April 22, 2019 | 59° F

Rutgers alumna receives national acclaim for feminist advocacy inspired film

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Campus Movie Fest equips college students from across the country with tools to make their own five-minute film. Student movies are judged on a campus level where the top submissions move onto national competition. 

Earlier this year, Morgan Sanguedolce, a senior at the time, was awarded National Best Documentary for her film “Participation Generation.”

The Rutgers alumna's film was judged against 80 others created by Rutgers students before moving onto national competition as part of Campus Movie Fest (CMF), a yearly competition that provides students free access to high-grade filmmaking equipment. 

CMF was started at Emory University in 2001, said Julia Howard, marketing coordinator for Campus Movie Fest. Its founders were a group of student movie-makers that wanted to share their film equipment with their peers and see what they could come up with in a week. More than 17 years later, the program visits approximately 50 campuses during the school year and provides high-grade cameras, microphones and other tools for students to use in creating the best films they can.

“We travel around the country to different universities, giving filmmaking equipment to college students,” Howard said. “They have one week to make the movie. At the end of the week, they return the equipment and turn in their movie, and we have a huge red carpet premiere. The top four films from every single campus move on to compete nationally.”

Students who sign up have one week to create a movie up to 5 minutes long with no restrictions on casting. Movies fall into different categories and cannot use copyrighted material along with other restrictions. Once the program finishes, submitted movies are screened at their respective campuses for university officials and reviewers, which may include film professors or other officials. Winners who are selected go on to the national premiere to be judged by CMF judges and partners.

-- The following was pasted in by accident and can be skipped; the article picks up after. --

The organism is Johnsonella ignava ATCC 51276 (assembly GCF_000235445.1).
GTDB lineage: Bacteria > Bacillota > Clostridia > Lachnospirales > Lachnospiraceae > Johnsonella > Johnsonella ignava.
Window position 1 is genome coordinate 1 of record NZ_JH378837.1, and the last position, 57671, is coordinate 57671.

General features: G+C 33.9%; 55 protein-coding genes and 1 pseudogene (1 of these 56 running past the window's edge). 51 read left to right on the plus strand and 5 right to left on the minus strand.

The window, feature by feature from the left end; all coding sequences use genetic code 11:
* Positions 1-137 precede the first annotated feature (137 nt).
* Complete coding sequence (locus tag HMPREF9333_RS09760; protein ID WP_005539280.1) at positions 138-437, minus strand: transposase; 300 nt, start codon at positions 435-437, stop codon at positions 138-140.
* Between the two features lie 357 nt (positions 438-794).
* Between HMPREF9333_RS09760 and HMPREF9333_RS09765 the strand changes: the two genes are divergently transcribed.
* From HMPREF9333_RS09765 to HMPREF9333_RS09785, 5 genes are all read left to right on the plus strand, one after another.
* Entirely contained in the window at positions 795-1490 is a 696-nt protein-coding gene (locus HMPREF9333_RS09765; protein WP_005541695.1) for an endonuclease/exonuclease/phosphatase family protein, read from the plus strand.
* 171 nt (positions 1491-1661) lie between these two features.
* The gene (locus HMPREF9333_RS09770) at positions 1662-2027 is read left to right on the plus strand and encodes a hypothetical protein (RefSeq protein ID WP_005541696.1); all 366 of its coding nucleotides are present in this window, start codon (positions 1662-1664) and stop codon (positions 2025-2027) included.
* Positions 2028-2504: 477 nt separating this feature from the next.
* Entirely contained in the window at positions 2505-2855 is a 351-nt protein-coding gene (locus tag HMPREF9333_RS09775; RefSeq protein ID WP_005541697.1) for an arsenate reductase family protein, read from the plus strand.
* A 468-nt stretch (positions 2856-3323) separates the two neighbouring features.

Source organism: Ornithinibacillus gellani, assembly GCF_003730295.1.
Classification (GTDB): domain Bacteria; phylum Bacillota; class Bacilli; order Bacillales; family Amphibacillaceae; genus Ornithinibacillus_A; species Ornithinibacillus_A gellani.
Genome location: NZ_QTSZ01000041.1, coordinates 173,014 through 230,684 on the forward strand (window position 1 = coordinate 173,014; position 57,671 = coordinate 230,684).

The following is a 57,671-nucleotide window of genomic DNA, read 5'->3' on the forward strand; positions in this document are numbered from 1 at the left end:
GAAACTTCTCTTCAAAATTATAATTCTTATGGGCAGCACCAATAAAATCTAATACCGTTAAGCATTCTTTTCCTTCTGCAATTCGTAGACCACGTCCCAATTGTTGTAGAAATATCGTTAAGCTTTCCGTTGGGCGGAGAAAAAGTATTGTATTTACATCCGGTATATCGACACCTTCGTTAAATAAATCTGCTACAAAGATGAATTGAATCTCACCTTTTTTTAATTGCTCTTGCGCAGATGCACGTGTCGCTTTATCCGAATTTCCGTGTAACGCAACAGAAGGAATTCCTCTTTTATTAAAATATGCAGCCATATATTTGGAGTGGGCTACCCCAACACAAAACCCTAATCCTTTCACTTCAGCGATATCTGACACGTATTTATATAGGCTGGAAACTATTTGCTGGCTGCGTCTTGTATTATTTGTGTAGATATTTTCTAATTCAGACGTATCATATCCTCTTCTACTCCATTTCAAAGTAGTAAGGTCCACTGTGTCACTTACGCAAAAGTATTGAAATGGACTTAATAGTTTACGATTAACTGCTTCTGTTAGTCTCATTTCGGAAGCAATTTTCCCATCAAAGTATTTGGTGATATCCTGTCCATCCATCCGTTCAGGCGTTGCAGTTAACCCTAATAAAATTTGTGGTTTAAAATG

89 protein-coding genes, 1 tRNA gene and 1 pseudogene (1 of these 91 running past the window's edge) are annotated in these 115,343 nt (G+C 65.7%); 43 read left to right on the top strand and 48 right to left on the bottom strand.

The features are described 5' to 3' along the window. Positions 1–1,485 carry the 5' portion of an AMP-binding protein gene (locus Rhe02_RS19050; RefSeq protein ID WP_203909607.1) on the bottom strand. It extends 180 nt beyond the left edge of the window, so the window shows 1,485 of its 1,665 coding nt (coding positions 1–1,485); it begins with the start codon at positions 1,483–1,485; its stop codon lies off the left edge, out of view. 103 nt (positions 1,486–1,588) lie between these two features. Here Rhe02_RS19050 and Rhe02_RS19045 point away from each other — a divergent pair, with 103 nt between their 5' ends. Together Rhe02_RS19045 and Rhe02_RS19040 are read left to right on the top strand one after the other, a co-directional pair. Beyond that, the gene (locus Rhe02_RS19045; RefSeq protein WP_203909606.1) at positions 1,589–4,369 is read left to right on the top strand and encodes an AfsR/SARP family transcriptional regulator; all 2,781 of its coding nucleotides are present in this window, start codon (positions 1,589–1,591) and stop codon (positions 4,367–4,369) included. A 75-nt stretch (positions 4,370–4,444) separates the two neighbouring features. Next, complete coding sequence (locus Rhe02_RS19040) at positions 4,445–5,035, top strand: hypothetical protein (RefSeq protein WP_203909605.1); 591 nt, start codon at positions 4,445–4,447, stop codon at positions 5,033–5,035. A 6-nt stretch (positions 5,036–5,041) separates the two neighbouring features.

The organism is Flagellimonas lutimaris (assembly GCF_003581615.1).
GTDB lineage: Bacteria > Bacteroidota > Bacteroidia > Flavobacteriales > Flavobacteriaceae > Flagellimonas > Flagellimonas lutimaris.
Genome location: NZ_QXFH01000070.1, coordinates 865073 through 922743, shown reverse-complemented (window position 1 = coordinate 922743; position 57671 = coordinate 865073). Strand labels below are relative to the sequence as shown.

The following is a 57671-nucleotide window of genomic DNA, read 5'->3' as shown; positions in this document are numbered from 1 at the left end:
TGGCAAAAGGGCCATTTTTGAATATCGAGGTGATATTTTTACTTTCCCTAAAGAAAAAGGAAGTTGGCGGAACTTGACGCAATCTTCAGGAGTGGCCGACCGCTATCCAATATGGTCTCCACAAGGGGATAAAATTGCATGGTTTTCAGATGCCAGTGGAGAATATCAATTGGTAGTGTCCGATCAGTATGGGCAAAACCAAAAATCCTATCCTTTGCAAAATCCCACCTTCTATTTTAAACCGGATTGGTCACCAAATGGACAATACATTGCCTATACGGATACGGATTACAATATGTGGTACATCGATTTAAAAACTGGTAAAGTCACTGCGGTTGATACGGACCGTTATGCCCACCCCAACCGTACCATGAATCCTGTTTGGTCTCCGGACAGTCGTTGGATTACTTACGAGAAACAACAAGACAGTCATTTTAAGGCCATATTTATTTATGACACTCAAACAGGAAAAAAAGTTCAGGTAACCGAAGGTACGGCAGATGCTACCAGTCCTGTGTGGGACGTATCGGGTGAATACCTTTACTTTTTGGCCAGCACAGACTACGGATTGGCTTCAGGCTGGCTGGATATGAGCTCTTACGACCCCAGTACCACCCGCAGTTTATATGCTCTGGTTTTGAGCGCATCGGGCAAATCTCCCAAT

Winners of CMF's collegiate competition are awarded a variety of prizes, such as Apple TVs or a subscription to Amazon Prime Student. On the national level, students receive recognition and exposure, Howard said. Their films are presented to an audience of film critics and industry professionals, and the top 25 films of the year are also made available for streaming on Amazon Prime Video. 

“Participation Generation” takes inspiration from a course Sanguedolce took her senior year called “Feminist Advocacy for Women's Rights Through the UN." The class taught students about the different methods of advocating for women’s rights and what policies are being focused on by modern feminists. 

Every year, the course sends a group of students to the UN Commission on the Status of Women in New York City.

“The idea for the film came out of the class, out of all of us going to the United Nations. It kinda just came out of that experience and I thought it was just something nobody at Rutgers knew was happening but it was so extraordinary and I thought this is, this has to be, what I do my Campus Movie Fest film on. It was just so incredible,” Sanguedolce said.

She first heard of Campus Movie Fest while participating in “Knight Time Productions," an on-campus student-operated film organization, during her first year. Sanguedolce has participated in the program for the duration of her time at Rutgers and described it as the most important part of her film experience every year.

“It's life. Campus Movie Fest is what we wait all year for,” she said. 

Sanguedolce described winning on the campus level almost as fulfilling as getting a college diploma. She also won the competition her junior year and worked on a winning film the year before that. She highly regards the guidance and assistance she and her film-oriented peers received from professors and said that working on these films during her time at Rutgers was rewarding — to receive such an honor felt like the perfect culmination of her efforts.

Sanguedolce now works at Entertainment Weekly and hopes to continue making movies as she works toward becoming a bonafide film director.

The national competition, held in Atlanta this year, was where she won her highest award for “Best Documentary.” Among films created by Rutgers students were comedies, dramas and documentaries about everything from the girls' swim team to finding true happiness. 

CMF will likely come to Rutgers this spring for the 2018-2019 school year, Howard said. Promotion and outreach will begin a month in advance, and all interested students are encouraged to participate. 

“The best part about it is that it's completely free to participate in,” Sanguedolce said. “They literally hand you equipment. Anyone can do it, and that's what's great about it. You don't need any financial privilege or any ‘step ahead’ you know? Absolutely anyone can do it, and do well in it.”

Andrew Petryna

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